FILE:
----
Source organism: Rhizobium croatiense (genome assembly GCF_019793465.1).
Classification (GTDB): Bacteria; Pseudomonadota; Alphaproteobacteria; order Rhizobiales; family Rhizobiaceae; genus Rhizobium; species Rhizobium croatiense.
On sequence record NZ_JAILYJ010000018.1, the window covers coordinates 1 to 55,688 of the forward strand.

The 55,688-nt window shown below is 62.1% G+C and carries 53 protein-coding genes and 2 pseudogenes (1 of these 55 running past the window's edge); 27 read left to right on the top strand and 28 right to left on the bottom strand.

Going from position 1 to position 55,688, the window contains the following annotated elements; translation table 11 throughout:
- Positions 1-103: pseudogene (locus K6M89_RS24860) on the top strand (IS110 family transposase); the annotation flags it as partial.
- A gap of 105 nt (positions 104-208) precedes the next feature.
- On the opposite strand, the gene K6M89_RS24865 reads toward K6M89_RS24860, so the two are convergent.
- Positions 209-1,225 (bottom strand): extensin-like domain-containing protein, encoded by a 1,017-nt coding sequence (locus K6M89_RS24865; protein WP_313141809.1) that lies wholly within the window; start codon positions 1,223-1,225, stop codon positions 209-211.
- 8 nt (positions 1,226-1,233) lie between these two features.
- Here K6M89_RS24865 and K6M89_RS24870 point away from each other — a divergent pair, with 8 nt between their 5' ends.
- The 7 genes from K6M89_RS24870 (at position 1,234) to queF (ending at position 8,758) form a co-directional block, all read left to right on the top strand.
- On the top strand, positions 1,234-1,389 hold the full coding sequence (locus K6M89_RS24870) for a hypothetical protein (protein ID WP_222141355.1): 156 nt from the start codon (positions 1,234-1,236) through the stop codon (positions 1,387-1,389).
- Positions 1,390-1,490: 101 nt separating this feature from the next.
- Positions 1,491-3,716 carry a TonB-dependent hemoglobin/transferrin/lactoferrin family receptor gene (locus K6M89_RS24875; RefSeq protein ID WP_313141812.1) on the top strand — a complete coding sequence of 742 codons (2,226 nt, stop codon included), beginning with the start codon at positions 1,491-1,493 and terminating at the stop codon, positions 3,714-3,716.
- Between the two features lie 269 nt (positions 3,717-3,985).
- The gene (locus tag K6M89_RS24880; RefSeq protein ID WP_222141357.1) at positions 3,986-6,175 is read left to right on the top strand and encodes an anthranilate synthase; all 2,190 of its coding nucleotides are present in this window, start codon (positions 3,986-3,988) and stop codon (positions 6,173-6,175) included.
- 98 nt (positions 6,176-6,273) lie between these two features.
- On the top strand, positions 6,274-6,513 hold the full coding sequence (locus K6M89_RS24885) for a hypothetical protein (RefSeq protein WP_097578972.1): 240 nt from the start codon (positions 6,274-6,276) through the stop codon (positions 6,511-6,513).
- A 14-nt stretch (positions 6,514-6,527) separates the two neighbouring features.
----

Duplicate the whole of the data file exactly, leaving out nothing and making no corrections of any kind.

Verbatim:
Source organism: Rhizobium croatiense (genome assembly GCF_019793465.1).
Classification (GTDB): Bacteria; Pseudomonadota; Alphaproteobacteria; order Rhizobiales; family Rhizobiaceae; genus Rhizobium; species Rhizobium croatiense.
On sequence record NZ_JAILYJ010000018.1, the window covers coordinates 1 to 55,688 of the forward strand.

The 55,688-nt window shown below is 62.1% G+C and carries 53 protein-coding genes and 2 pseudogenes (1 of these 55 running past the window's edge); 27 read left to right on the top strand and 28 right to left on the bottom strand.

Going from position 1 to position 55,688, the window contains the following annotated elements; translation table 11 throughout:
- Positions 1-103: pseudogene (locus K6M89_RS24860) on the top strand (IS110 family transposase); the annotation flags it as partial.
- A gap of 105 nt (positions 104-208) precedes the next feature.
- On the opposite strand, the gene K6M89_RS24865 reads toward K6M89_RS24860, so the two are convergent.
- Positions 209-1,225 (bottom strand): extensin-like domain-containing protein, encoded by a 1,017-nt coding sequence (locus K6M89_RS24865; protein WP_313141809.1) that lies wholly within the window; start codon positions 1,223-1,225, stop codon positions 209-211.
- 8 nt (positions 1,226-1,233) lie between these two features.
- Here K6M89_RS24865 and K6M89_RS24870 point away from each other — a divergent pair, with 8 nt between their 5' ends.
- The 7 genes from K6M89_RS24870 (at position 1,234) to queF (ending at position 8,758) form a co-directional block, all read left to right on the top strand.
- On the top strand, positions 1,234-1,389 hold the full coding sequence (locus K6M89_RS24870) for a hypothetical protein (protein ID WP_222141355.1): 156 nt from the start codon (positions 1,234-1,236) through the stop codon (positions 1,387-1,389).
- Positions 1,390-1,490: 101 nt separating this feature from the next.
- Positions 1,491-3,716 carry a TonB-dependent hemoglobin/transferrin/lactoferrin family receptor gene (locus K6M89_RS24875; RefSeq protein ID WP_313141812.1) on the top strand — a complete coding sequence of 742 codons (2,226 nt, stop codon included), beginning with the start codon at positions 1,491-1,493 and terminating at the stop codon, positions 3,714-3,716.
- Between the two features lie 269 nt (positions 3,717-3,985).
- The gene (locus tag K6M89_RS24880; RefSeq protein ID WP_222141357.1) at positions 3,986-6,175 is read left to right on the top strand and encodes an anthranilate synthase; all 2,190 of its coding nucleotides are present in this window, start codon (positions 3,986-3,988) and stop codon (positions 6,173-6,175) included.
- 98 nt (positions 6,176-6,273) lie between these two features.
- On the top strand, positions 6,274-6,513 hold the full coding sequence (locus K6M89_RS24885) for a hypothetical protein (RefSeq protein WP_097578972.1): 240 nt from the start codon (positions 6,274-6,276) through the stop codon (positions 6,511-6,513).
- A 14-nt stretch (positions 6,514-6,527) separates the two neighbouring features.